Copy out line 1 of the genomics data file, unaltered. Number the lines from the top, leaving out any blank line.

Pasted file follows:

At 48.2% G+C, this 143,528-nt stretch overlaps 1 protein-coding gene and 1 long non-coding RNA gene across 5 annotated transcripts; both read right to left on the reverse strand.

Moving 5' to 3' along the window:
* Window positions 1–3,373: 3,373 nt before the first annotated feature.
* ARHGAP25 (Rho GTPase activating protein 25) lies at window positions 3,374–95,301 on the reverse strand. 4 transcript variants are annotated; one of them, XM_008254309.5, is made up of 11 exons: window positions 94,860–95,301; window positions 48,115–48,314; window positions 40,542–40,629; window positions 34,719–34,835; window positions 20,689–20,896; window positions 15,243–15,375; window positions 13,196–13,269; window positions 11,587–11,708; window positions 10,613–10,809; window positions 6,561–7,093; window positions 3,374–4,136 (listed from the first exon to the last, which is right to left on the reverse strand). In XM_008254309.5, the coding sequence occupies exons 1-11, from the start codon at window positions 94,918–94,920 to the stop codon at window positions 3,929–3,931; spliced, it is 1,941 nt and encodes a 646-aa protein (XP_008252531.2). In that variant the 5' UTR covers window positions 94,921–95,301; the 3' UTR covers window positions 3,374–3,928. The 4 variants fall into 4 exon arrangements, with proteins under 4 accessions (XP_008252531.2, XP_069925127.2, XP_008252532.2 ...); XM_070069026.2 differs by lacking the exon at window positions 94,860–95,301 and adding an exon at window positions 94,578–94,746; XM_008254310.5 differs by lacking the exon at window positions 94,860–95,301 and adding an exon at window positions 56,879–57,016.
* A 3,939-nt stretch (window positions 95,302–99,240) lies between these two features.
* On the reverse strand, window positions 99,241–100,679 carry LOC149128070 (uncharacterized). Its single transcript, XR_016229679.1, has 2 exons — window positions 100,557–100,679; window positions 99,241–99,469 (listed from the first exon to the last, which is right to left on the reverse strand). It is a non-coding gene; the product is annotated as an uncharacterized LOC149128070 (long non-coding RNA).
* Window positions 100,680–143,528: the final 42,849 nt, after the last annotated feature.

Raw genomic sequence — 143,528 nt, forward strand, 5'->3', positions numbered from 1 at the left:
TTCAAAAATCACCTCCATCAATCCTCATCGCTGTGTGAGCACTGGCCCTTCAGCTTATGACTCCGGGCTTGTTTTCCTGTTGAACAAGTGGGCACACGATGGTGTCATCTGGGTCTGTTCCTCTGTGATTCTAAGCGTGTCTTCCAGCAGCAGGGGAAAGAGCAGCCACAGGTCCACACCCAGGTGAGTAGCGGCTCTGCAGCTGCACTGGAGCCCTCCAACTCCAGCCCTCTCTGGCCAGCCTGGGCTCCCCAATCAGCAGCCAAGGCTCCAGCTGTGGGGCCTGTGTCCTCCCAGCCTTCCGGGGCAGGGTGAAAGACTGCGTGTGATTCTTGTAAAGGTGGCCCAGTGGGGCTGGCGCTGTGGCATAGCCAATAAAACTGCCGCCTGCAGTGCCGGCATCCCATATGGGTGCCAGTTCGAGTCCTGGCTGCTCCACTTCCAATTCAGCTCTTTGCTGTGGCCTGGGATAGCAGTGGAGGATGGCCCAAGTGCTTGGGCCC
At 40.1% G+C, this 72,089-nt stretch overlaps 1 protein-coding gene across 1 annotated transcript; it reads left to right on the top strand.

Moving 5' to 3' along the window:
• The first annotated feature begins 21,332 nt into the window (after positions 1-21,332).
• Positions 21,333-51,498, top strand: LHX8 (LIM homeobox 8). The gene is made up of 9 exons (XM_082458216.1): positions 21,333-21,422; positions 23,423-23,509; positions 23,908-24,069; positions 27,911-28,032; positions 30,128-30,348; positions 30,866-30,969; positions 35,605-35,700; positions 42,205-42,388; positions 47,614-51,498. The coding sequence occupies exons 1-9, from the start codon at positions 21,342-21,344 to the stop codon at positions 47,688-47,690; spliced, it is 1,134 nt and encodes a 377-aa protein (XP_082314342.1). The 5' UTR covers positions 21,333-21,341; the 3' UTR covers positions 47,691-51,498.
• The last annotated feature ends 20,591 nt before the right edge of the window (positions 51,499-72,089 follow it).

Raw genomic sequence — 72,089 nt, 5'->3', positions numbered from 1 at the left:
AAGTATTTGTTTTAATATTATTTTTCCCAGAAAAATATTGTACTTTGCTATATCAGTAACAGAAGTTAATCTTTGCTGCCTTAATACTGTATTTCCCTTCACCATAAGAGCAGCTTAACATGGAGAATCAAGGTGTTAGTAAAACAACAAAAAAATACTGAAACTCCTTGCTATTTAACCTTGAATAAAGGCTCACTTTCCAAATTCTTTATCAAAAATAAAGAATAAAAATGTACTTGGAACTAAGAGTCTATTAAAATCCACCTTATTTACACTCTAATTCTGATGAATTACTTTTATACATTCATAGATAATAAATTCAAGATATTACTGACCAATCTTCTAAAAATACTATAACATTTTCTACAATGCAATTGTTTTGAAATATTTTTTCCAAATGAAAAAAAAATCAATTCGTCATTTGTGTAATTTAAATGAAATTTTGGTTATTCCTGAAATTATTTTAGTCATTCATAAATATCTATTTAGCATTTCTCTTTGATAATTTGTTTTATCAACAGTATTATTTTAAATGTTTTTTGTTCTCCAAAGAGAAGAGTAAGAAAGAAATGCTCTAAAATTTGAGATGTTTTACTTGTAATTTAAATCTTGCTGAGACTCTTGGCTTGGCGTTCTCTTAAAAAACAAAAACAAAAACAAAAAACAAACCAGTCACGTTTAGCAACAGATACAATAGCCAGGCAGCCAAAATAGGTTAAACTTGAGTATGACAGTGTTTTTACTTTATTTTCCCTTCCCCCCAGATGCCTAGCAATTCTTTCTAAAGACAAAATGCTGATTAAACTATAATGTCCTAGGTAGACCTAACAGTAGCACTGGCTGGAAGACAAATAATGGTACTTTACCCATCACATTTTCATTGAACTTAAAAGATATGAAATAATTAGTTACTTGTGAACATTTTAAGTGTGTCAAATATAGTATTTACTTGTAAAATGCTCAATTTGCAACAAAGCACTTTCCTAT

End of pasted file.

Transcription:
At 48.2% G+C, this 143,528-nt stretch overlaps 1 protein-coding gene and 1 long non-coding RNA gene across 5 annotated transcripts; both read right to left on the reverse strand.